These three vintages all offer a beautiful sense of the terroir of Villero and are packed with layers of fruit. The complexity on all three wines is impressive; each is an outstanding wine, a testament to the life’s work of the Currado family. Not only was it a rare treat to try three vintages of the Villero Barolo at one sitting, but how wonderful to enjoy these wines along with Luciana Currado!
The tasting/lunch was held at the Balsan Restaurant at the Elysian Hotel in Chicago, a property that has only been open a little more than two years. The space is quite handsome and cozy and the food was excellent. For the Barolos, we were offered the option of a rib-eye steak or rainbow trout; as I don’t eat red meat, I opted for the latter. While I have enjoyed fish a few times with Barolo (only a few), I would have never thought of trout as an accompaniment, but it was perfect here, served with goat cheese and arugula. It had enough texture and flavor to stand up to the Barolo and captured the earthiness of the wines quite well. Bravo to the chef!
I recently wrote a post about 2007 Barolo; I sampled over 100 bottlings during my stay in Alba for the Nebbiolo Prima event in early May. That post focused on the qualities and characteristics of the 2007 vintage and how it compared to other years. I commented that while I believe 2007 is an excellent vintage, as the wines display lovely balance and impressive depth of fruit, I prefer the Barolos from 2006, which should prove to be a much longer-lived vintage. Several winemakers I spoke with agreed with me, telling me that 2006 is a “more classic Piemontese vintage” while 2007 is more of “an international vintage.”
This got me thinking the other day about a number of things. It’s one thing for myself to prefer a specific vintage, but what about everyone else? I’ve always said that wine is a sensory experience, which means that all of us will react to a particular wine in our own particular way. A wine I love might have levels of acidity that are too high for someone else, while a ripe wine someone else likes may be too one-dimensional for me.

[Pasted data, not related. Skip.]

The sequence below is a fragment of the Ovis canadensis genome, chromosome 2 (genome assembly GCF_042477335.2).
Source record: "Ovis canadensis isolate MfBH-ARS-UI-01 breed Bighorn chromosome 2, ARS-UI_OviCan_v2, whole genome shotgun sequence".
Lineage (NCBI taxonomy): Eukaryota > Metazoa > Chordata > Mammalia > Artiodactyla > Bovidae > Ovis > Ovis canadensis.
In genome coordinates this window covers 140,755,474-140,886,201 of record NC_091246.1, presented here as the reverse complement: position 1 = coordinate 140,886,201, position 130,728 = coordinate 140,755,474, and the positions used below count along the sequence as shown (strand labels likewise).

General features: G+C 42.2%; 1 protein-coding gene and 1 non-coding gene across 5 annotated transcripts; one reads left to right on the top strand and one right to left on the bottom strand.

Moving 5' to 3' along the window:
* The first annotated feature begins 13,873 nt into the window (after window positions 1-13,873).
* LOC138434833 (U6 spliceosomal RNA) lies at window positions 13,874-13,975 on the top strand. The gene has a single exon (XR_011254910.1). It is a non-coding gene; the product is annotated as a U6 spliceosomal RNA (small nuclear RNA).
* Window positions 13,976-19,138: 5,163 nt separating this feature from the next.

This is hardly original material here, but what I’m after is that with wine, style matters. Not just the style of the vintage, but the style of the wine itself. Don’t just consider the vintage – learn about the approach taken by individual estates. Regarding Barolo, does the firm make a traditional wine, aged in large casks or do they produce a modern, more-forward wine, often aged in small oak barrels? Learning about the style of producers is more important in my mind than memorizing details about each vintage. What do you prefer? Discover that and you’ve gone a long way towards learning about Barolo (or many other famous wines).
Take as an example, the brilliant Barolos from Poderi Aldo Conterno in Monforte d’Alba. This is one of the finest of all Barolo estates, as the wines have outstanding depth of fruit, marvelous complexity and the potential to age for as long as 35-40 years from the finest years. The winery produces anywhere from two to five bottlings of Barolo per year; this depends on growing conditions (hailstorms sometimes cause problems in their vineyards, as with other estates). There is a regular Barolo, three cru bottlings (Romirasco, Colonnello and Cicala) and in exceptional years, a wine called Gran Bussia, a blend of these three vineyards. The wines are all aged in large casks of Slavonian oak known as grandi botti, which is the traditional aging vessel. To me, aging Barolo in large casks means that wood notes are not dominant and that the beauty of the Nebbiolo fruit emerges. When we speak of the terroir of Barolo, I find this emerges more often in traditionally aged wines.
Yet what about the wines of another excellent Monforte estate, that of Domenico Clerico? This is another famous Barolo producer, but their approach is quite different, as barriques are used here for the aging. The wines are of course different – very different – than those from Aldo Conterno or two other superb traditional estates in Monforte, Elio Grasso and Giovanni Manzone, whose wines I greatly admire. I prefer the wines of Grasso, Giovanni Manzone and Aldo Conterno to those of Clerico on a regular basis, yet I have enjoyed several excellent Barolos from Clerico over the years. Who makes the best wines? Part of the answer for each individual depends on what they think constitues the “best.” I generally tend to prefer traditionally aged Barolos, as that is what I have discovered I like (they also seem to me to be wines that better display a true sense of place), but I don’t rule out modern Barolos, simply because of the aging process.